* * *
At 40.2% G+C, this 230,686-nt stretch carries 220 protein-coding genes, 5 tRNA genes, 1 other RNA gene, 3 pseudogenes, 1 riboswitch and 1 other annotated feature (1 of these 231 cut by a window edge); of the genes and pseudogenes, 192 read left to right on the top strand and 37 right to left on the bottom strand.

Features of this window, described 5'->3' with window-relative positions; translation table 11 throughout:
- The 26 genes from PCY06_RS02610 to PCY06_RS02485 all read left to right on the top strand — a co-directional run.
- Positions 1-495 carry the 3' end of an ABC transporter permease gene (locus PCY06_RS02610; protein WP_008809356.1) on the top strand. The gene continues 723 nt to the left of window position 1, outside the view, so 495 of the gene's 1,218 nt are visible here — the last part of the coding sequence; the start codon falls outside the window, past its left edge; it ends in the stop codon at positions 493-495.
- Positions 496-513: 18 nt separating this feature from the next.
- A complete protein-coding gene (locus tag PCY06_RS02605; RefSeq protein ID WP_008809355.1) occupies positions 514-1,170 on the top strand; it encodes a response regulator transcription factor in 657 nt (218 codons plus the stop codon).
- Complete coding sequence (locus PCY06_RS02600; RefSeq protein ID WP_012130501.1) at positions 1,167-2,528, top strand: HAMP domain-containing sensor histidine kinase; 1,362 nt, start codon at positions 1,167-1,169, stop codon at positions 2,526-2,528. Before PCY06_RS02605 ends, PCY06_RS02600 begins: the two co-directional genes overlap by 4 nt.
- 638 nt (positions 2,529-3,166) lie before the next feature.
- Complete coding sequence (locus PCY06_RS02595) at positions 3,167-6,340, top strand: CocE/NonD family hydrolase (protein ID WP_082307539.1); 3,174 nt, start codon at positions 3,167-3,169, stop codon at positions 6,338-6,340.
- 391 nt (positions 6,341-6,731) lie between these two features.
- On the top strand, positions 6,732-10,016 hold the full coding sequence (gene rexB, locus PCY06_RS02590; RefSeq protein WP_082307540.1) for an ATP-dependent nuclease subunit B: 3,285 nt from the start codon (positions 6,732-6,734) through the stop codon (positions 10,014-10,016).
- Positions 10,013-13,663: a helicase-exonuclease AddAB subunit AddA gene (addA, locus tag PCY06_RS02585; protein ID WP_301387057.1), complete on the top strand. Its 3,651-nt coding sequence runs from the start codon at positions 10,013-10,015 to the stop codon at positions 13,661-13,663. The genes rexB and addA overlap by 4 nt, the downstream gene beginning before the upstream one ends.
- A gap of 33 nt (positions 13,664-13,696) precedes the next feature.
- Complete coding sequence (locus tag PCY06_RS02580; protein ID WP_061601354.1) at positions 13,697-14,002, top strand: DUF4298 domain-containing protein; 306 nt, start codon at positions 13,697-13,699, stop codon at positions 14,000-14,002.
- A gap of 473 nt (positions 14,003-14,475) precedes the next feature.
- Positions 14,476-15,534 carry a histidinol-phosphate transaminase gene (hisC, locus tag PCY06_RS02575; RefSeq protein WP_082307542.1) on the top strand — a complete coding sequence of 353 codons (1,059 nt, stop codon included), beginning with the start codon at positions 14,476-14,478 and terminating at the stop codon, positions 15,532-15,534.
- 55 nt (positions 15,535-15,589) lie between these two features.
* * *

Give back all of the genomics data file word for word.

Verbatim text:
At 40.2% G+C, this 230,686-nt stretch carries 220 protein-coding genes, 5 tRNA genes, 1 other RNA gene, 3 pseudogenes, 1 riboswitch and 1 other annotated feature (1 of these 231 cut by a window edge); of the genes and pseudogenes, 192 read left to right on the top strand and 37 right to left on the bottom strand.

Features of this window, described 5'->3' with window-relative positions; translation table 11 throughout:
- The 26 genes from PCY06_RS02610 to PCY06_RS02485 all read left to right on the top strand — a co-directional run.
- Positions 1-495 carry the 3' end of an ABC transporter permease gene (locus PCY06_RS02610; protein WP_008809356.1) on the top strand. The gene continues 723 nt to the left of window position 1, outside the view, so 495 of the gene's 1,218 nt are visible here — the last part of the coding sequence; the start codon falls outside the window, past its left edge; it ends in the stop codon at positions 493-495.
- Positions 496-513: 18 nt separating this feature from the next.
- A complete protein-coding gene (locus tag PCY06_RS02605; RefSeq protein ID WP_008809355.1) occupies positions 514-1,170 on the top strand; it encodes a response regulator transcription factor in 657 nt (218 codons plus the stop codon).
- Complete coding sequence (locus PCY06_RS02600; RefSeq protein ID WP_012130501.1) at positions 1,167-2,528, top strand: HAMP domain-containing sensor histidine kinase; 1,362 nt, start codon at positions 1,167-1,169, stop codon at positions 2,526-2,528. Before PCY06_RS02605 ends, PCY06_RS02600 begins: the two co-directional genes overlap by 4 nt.
- 638 nt (positions 2,529-3,166) lie before the next feature.
- Complete coding sequence (locus PCY06_RS02595) at positions 3,167-6,340, top strand: CocE/NonD family hydrolase (protein ID WP_082307539.1); 3,174 nt, start codon at positions 3,167-3,169, stop codon at positions 6,338-6,340.
- 391 nt (positions 6,341-6,731) lie between these two features.
- On the top strand, positions 6,732-10,016 hold the full coding sequence (gene rexB, locus PCY06_RS02590; RefSeq protein WP_082307540.1) for an ATP-dependent nuclease subunit B: 3,285 nt from the start codon (positions 6,732-6,734) through the stop codon (positions 10,014-10,016).
- Positions 10,013-13,663: a helicase-exonuclease AddAB subunit AddA gene (addA, locus tag PCY06_RS02585; protein ID WP_301387057.1), complete on the top strand. Its 3,651-nt coding sequence runs from the start codon at positions 10,013-10,015 to the stop codon at positions 13,661-13,663. The genes rexB and addA overlap by 4 nt, the downstream gene beginning before the upstream one ends.
- A gap of 33 nt (positions 13,664-13,696) precedes the next feature.
- Complete coding sequence (locus tag PCY06_RS02580; protein ID WP_061601354.1) at positions 13,697-14,002, top strand: DUF4298 domain-containing protein; 306 nt, start codon at positions 13,697-13,699, stop codon at positions 14,000-14,002.
- A gap of 473 nt (positions 14,003-14,475) precedes the next feature.
- Positions 14,476-15,534 carry a histidinol-phosphate transaminase gene (hisC, locus tag PCY06_RS02575; RefSeq protein WP_082307542.1) on the top strand — a complete coding sequence of 353 codons (1,059 nt, stop codon included), beginning with the start codon at positions 14,476-14,478 and terminating at the stop codon, positions 15,532-15,534.
- 55 nt (positions 15,535-15,589) lie between these two features.